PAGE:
Wet weather is no fun, but an accident can really put a damper on anyone's day. As raindrops begin to fall from the sky, here are some tips to help you navigate rainy trips with confidence.
Keeping your car in tip-top shape is your number one priority for driving safely in rainy conditions, so use that sunshine to your advantage before the clouds roll in. In fact, according to experts at Sears Auto Center, 80 percent of your driving decisions are based on your visibility. So replace those old, brittle or broken windshield wipers, and while you're at it, make sure your headlights, taillights, brake lights and turn signals are in good working order.
Bald is not beautiful when it comes to tires. Tires without tread do not provide necessary traction, says Brad Rea, owner of Champtires.com. "Driving on worn tires is a huge safety hazard — for you, your passengers and others on the road around you," he said. "Typically, tire tread above 2/32 of an inch is considered to be adequate, though some tests have shown that 4/32 is a much safer guideline to follow."
While it makes sense to wipe your feet before you enter your home, you should also wipe them once you get into your car. Wet shoes can easily slip off the pedals, so keep a towel in your car or use floor mats that absorb water and keep the bottom of your pumps with heels dry.
Cruise control is an awesome invention in modern-day automobiles, but it can also be a hazard when the roads are wet, says David Melton, driving safety expert with Liberty Mutual Insurance. Your reaction time may be slightly decreased when your foot is off the gas pedal, so keep your foot on the pedal when the roads are wet.
We've all been there — the car in front of us is going unreasonably slow, at least in our minds. Tailgating is never a good plan, but especially when roads are hazardous. So decrease that urge to tailgate and increase the distance between you and the car ahead of you. Sears Auto Center recommends at least two car lengths.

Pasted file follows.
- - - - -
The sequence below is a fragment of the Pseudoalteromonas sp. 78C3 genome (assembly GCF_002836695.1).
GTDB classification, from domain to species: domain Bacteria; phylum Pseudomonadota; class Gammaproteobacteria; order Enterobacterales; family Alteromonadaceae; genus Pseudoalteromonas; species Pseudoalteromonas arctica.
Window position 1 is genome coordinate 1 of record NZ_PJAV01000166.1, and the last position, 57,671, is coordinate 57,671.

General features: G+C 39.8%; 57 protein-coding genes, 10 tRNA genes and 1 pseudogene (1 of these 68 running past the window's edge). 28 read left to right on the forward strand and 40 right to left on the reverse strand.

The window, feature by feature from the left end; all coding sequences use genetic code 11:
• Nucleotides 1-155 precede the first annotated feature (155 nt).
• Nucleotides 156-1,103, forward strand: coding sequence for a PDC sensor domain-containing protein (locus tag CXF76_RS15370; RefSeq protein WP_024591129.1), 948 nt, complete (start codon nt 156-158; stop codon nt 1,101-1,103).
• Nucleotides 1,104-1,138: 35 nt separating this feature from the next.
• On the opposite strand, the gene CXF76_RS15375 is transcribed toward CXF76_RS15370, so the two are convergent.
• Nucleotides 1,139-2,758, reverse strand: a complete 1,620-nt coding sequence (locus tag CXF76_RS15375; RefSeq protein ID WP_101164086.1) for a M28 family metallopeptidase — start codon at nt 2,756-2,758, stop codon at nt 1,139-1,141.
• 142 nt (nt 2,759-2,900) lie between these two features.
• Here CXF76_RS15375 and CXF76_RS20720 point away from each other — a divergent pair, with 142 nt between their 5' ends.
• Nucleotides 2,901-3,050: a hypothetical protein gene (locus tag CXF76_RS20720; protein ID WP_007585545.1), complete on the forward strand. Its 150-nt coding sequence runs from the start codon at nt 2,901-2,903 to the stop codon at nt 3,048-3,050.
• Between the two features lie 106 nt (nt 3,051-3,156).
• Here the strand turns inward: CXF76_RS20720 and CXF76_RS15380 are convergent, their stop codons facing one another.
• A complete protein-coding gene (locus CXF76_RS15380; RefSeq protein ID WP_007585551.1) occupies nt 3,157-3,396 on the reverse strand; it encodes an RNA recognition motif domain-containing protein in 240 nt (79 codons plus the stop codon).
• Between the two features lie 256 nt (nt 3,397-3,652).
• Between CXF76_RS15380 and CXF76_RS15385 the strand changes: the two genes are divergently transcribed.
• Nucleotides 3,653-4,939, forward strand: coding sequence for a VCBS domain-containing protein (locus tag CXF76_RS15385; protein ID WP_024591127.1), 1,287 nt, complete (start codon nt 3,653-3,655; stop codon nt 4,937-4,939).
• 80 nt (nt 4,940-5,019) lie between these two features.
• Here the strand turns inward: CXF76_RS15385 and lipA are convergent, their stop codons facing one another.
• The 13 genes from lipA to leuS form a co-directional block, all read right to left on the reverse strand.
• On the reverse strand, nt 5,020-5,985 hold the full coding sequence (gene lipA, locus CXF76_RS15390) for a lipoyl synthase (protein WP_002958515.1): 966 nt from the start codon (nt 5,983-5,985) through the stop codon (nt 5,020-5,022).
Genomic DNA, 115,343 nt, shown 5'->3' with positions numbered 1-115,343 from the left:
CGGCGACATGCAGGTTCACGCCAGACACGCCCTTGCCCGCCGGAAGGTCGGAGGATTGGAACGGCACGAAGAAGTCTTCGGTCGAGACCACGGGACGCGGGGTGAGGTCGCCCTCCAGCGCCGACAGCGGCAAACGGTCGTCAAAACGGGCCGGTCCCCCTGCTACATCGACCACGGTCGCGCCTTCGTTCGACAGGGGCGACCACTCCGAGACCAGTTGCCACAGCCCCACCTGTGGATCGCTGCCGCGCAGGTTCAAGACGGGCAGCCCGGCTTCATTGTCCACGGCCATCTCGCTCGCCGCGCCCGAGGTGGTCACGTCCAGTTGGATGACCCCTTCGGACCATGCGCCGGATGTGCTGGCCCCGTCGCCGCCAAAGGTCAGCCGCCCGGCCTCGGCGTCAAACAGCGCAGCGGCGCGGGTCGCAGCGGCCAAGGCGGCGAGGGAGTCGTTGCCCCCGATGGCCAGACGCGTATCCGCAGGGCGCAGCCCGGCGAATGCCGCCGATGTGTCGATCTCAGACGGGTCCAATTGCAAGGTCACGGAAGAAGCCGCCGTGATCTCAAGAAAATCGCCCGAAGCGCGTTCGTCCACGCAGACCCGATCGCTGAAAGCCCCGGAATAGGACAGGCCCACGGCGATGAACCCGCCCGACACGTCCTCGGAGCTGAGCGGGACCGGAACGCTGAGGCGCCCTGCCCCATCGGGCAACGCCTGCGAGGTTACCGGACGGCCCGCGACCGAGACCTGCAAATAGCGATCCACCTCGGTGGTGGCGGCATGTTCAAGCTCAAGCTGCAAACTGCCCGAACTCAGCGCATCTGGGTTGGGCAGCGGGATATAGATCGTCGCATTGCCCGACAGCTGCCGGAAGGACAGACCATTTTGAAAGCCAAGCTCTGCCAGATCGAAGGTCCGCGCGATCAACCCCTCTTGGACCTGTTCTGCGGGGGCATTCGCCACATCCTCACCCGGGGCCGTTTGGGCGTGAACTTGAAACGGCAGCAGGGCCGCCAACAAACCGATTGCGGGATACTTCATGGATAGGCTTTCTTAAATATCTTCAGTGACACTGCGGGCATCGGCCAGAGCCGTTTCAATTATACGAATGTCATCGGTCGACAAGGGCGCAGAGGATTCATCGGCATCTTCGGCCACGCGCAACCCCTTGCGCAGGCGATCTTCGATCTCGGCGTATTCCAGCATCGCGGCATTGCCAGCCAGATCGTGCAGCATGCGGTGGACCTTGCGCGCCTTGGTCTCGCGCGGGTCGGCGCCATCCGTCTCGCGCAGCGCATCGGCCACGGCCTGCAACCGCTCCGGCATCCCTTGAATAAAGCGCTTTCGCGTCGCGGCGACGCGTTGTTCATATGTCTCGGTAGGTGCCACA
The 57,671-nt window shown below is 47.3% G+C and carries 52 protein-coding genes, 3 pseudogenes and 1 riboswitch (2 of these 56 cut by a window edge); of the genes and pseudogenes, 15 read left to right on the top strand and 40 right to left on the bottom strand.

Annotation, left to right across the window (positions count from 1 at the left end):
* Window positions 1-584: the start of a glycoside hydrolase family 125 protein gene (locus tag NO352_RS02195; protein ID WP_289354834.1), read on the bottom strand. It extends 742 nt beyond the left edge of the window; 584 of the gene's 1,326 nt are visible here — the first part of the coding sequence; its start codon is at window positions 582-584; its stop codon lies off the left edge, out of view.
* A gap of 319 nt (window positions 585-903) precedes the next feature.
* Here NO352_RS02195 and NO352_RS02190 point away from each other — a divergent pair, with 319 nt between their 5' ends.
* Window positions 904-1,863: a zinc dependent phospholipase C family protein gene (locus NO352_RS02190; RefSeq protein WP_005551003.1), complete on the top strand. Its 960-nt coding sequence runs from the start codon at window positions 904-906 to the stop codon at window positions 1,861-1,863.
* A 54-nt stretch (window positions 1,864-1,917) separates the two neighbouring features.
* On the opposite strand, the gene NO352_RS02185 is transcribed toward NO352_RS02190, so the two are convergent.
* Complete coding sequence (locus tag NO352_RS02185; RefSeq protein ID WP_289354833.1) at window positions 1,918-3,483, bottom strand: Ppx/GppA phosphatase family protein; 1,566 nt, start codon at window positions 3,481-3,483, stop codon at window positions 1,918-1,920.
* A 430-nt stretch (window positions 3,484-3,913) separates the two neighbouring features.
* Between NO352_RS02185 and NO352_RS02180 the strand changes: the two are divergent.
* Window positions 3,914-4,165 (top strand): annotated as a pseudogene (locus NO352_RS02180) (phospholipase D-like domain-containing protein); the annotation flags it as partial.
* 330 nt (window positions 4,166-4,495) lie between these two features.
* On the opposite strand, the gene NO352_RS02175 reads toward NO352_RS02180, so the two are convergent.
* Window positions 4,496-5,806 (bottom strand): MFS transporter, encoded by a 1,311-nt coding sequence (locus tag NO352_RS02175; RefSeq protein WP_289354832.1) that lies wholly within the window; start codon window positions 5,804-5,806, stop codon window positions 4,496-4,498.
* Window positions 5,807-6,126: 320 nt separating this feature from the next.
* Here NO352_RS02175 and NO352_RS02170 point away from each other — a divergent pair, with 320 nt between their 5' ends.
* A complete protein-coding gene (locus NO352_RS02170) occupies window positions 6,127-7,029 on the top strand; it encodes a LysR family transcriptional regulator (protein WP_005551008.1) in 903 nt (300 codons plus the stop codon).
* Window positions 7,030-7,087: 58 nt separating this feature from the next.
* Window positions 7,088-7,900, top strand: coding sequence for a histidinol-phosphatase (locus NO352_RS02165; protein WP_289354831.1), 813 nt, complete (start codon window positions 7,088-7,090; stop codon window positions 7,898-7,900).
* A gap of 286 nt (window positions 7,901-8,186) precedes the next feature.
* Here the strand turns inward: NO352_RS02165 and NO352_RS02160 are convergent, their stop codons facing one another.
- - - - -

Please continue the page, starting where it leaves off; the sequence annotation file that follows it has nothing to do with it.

Splish splash, don't give your car a bath. While standing water is an invitation to reminisce your childhood years, while in your car, avoid puddles altogether. It's impossible to judge how deep or shallow a puddle might be, so don't take a chance. Even the largest vehicles can become stranded. If you are forced to drive through standing water deep enough to get your brake shoes wet, Sears Auto Center recommends applying the brakes lightly to dry them.
The first few hours of rainfall can be the most dangerous. When the new rain mixes with oil and grease on the road, it can create a very slippery surface, and your car can hydroplane. If you begin to hydroplane, try not to turn the wheel or brake suddenly. Instead, slowly release the gas pedal and keep the steering wheel straight until your tires regain traction.
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